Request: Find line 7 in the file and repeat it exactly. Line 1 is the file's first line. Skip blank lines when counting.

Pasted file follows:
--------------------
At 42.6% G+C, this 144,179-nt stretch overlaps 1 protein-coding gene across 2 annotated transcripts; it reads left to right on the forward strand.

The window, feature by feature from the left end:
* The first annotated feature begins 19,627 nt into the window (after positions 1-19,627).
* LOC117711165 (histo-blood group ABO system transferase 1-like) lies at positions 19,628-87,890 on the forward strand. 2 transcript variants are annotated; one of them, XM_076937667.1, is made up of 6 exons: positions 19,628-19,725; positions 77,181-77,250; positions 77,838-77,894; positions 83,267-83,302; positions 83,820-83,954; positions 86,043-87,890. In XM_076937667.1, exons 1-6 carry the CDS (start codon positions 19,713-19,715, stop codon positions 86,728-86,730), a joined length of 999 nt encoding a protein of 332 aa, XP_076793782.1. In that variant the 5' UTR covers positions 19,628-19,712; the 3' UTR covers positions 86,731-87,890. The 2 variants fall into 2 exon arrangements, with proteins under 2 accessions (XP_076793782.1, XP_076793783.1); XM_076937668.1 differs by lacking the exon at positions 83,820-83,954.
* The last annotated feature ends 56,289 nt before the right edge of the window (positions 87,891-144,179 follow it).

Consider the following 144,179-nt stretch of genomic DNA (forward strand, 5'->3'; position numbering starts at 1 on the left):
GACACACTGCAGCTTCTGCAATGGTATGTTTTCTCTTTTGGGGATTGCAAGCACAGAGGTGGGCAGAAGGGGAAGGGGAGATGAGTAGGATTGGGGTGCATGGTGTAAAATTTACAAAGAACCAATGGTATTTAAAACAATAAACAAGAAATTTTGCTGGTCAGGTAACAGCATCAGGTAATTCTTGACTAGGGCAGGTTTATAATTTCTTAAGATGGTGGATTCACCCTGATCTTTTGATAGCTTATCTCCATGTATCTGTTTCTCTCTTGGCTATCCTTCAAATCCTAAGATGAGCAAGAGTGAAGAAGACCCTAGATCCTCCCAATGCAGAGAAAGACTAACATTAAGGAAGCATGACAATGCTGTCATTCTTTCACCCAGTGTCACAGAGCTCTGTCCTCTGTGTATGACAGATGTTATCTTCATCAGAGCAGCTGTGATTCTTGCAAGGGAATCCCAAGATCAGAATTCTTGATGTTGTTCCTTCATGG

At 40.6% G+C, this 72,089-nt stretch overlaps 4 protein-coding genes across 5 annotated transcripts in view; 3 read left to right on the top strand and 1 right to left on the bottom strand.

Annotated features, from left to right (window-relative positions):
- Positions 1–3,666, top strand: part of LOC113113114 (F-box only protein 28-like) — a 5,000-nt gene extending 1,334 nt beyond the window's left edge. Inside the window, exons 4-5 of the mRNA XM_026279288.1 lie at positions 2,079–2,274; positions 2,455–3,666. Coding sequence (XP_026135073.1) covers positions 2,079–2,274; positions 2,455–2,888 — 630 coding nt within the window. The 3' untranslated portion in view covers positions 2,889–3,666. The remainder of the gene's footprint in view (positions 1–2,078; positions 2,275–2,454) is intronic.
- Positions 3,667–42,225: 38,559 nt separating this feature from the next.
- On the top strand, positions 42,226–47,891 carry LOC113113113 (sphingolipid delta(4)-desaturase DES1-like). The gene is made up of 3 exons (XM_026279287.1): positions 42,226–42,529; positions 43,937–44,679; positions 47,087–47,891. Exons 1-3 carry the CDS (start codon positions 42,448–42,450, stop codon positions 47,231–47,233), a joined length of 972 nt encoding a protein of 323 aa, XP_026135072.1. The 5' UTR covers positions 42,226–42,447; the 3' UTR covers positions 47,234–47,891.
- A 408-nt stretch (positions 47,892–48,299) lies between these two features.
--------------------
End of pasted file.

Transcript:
GACACACTGCAGCTTCTGCAATGGTATGTTTTCTCTTTTGGGGATTGCAAGCACAGAGGTGGGCAGAAGGGGAAGGGGAGATGAGTAGGATTGGGGTGCATGGTGTAAAATTTACAAAGAACCAATGGTATTTAAAACAATAAACAAGAAATTTTGCTGGTCAGGTAACAGCATCAGGTAATTCTTGACTAGGGCAGGTTTATAATTTCTTAAGATGGTGGATTCACCCTGATCTTTTGATAGCTTATCTCCATGTATCTGTTTCTCTCTTGGCTATCCTTCAAATCCTAAGATGAGCAAGAGTGAAGAAGACCCTAGATCCTCCCAATGCAGAGAAAGACTAACATTAAGGAAGCATGACAATGCTGTCATTCTTTCACCCAGTGTCACAGAGCTCTGTCCTCTGTGTATGACAGATGTTATCTTCATCAGAGCAGCTGTGATTCTTGCAAGGGAATCCCAAGATCAGAATTCTTGATGTTGTTCCTTCATGG